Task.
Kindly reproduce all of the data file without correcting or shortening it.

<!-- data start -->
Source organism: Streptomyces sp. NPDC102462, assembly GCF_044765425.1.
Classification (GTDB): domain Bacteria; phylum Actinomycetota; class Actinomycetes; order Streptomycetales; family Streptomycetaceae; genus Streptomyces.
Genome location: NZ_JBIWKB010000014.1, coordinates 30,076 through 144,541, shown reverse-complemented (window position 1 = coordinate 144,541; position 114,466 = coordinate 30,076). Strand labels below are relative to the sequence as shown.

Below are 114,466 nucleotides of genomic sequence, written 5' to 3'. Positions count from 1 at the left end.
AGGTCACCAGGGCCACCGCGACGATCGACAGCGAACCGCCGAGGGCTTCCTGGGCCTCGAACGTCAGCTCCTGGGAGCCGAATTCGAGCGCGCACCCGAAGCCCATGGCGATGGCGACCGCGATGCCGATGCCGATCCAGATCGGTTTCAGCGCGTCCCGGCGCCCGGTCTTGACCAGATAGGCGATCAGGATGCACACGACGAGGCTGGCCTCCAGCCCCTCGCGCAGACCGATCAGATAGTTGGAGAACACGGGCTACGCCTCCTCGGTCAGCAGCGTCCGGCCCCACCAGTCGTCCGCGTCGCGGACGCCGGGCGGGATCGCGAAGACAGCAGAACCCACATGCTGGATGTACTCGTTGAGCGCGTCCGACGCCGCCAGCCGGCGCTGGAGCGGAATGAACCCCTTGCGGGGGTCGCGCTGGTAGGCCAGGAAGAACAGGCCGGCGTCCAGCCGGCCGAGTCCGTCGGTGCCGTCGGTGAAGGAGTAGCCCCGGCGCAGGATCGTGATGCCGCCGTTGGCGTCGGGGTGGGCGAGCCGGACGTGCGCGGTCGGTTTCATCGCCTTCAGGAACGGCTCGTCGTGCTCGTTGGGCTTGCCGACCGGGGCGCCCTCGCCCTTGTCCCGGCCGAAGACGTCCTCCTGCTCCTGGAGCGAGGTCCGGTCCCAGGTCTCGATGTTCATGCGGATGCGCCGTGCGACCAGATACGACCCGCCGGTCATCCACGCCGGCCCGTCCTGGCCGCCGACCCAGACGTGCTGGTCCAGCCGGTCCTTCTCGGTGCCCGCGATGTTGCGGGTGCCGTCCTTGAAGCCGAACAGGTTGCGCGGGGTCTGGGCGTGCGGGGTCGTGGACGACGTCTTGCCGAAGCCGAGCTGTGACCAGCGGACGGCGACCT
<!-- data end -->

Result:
Source organism: Streptomyces sp. NPDC102462, assembly GCF_044765425.1.
Classification (GTDB): domain Bacteria; phylum Actinomycetota; class Actinomycetes; order Streptomycetales; family Streptomycetaceae; genus Streptomyces.
Genome location: NZ_JBIWKB010000014.1, coordinates 30,076 through 144,541, shown reverse-complemented (window position 1 = coordinate 144,541; position 114,466 = coordinate 30,076). Strand labels below are relative to the sequence as shown.

Below are 114,466 nucleotides of genomic sequence, written 5' to 3'. Positions count from 1 at the left end.
AGGTCACCAGGGCCACCGCGACGATCGACAGCGAACCGCCGAGGGCTTCCTGGGCCTCGAACGTCAGCTCCTGGGAGCCGAATTCGAGCGCGCACCCGAAGCCCATGGCGATGGCGACCGCGATGCCGATGCCGATCCAGATCGGTTTCAGCGCGTCCCGGCGCCCGGTCTTGACCAGATAGGCGATCAGGATGCACACGACGAGGCTGGCCTCCAGCCCCTCGCGCAGACCGATCAGATAGTTGGAGAACACGGGCTACGCCTCCTCGGTCAGCAGCGTCCGGCCCCACCAGTCGTCCGCGTCGCGGACGCCGGGCGGGATCGCGAAGACAGCAGAACCCACATGCTGGATGTACTCGTTGAGCGCGTCCGACGCCGCCAGCCGGCGCTGGAGCGGAATGAACCCCTTGCGGGGGTCGCGCTGGTAGGCCAGGAAGAACAGGCCGGCGTCCAGCCGGCCGAGTCCGTCGGTGCCGTCGGTGAAGGAGTAGCCCCGGCGCAGGATCGTGATGCCGCCGTTGGCGTCGGGGTGGGCGAGCCGGACGTGCGCGGTCGGTTTCATCGCCTTCAGGAACGGCTCGTCGTGCTCGTTGGGCTTGCCGACCGGGGCGCCCTCGCCCTTGTCCCGGCCGAAGACGTCCTCCTGCTCCTGGAGCGAGGTCCGGTCCCAGGTCTCGATGTTCATGCGGATGCGCCGTGCGACCAGATACGACCCGCCGGTCATCCACGCCGGCCCGTCCTGGCCGCCGACCCAGACGTGCTGGTCCAGCCGGTCCTTCTCGGTGCCCGCGATGTTGCGGGTGCCGTCCTTGAAGCCGAACAGGTTGCGCGGGGTCTGGGCGTGCGGGGTCGTGGACGACGTCTTGCCGAAGCCGAGCTGTGACCAGCGGACGGCGACCT